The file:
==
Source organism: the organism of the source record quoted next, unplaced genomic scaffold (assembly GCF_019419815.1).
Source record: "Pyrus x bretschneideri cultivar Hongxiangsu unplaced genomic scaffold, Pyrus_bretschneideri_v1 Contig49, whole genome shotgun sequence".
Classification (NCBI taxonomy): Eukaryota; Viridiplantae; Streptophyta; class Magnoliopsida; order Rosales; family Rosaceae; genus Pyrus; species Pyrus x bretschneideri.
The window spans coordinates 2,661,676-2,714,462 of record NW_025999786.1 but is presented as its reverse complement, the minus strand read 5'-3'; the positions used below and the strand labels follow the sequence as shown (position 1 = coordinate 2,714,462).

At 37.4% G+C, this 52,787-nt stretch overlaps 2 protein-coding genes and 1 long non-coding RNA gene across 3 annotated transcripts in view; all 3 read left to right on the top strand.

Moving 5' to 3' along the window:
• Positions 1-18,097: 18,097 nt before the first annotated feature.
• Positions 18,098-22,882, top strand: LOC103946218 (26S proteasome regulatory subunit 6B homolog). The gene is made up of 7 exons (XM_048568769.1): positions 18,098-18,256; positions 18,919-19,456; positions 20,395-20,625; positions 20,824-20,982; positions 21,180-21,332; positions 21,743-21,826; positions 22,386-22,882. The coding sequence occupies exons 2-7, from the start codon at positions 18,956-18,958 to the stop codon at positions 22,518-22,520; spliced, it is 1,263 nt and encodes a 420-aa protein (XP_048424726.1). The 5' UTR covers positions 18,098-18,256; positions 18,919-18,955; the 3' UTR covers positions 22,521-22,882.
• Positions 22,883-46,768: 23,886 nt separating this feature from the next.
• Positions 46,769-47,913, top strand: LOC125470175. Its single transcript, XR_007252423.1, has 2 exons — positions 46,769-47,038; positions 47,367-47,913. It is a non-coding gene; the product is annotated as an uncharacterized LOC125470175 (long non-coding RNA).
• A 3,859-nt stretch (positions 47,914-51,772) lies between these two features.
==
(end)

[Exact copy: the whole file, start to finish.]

Source organism: the organism of the source record quoted next, unplaced genomic scaffold (assembly GCF_019419815.1).
Source record: "Pyrus x bretschneideri cultivar Hongxiangsu unplaced genomic scaffold, Pyrus_bretschneideri_v1 Contig49, whole genome shotgun sequence".
Classification (NCBI taxonomy): Eukaryota; Viridiplantae; Streptophyta; class Magnoliopsida; order Rosales; family Rosaceae; genus Pyrus; species Pyrus x bretschneideri.
The window spans coordinates 2,661,676-2,714,462 of record NW_025999786.1 but is presented as its reverse complement, the minus strand read 5'-3'; the positions used below and the strand labels follow the sequence as shown (position 1 = coordinate 2,714,462).

At 37.4% G+C, this 52,787-nt stretch overlaps 2 protein-coding genes and 1 long non-coding RNA gene across 3 annotated transcripts in view; all 3 read left to right on the top strand.

Moving 5' to 3' along the window:
• Positions 1-18,097: 18,097 nt before the first annotated feature.
• Positions 18,098-22,882, top strand: LOC103946218 (26S proteasome regulatory subunit 6B homolog). The gene is made up of 7 exons (XM_048568769.1): positions 18,098-18,256; positions 18,919-19,456; positions 20,395-20,625; positions 20,824-20,982; positions 21,180-21,332; positions 21,743-21,826; positions 22,386-22,882. The coding sequence occupies exons 2-7, from the start codon at positions 18,956-18,958 to the stop codon at positions 22,518-22,520; spliced, it is 1,263 nt and encodes a 420-aa protein (XP_048424726.1). The 5' UTR covers positions 18,098-18,256; positions 18,919-18,955; the 3' UTR covers positions 22,521-22,882.
• Positions 22,883-46,768: 23,886 nt separating this feature from the next.
• Positions 46,769-47,913, top strand: LOC125470175. Its single transcript, XR_007252423.1, has 2 exons — positions 46,769-47,038; positions 47,367-47,913. It is a non-coding gene; the product is annotated as an uncharacterized LOC125470175 (long non-coding RNA).
• A 3,859-nt stretch (positions 47,914-51,772) lies between these two features.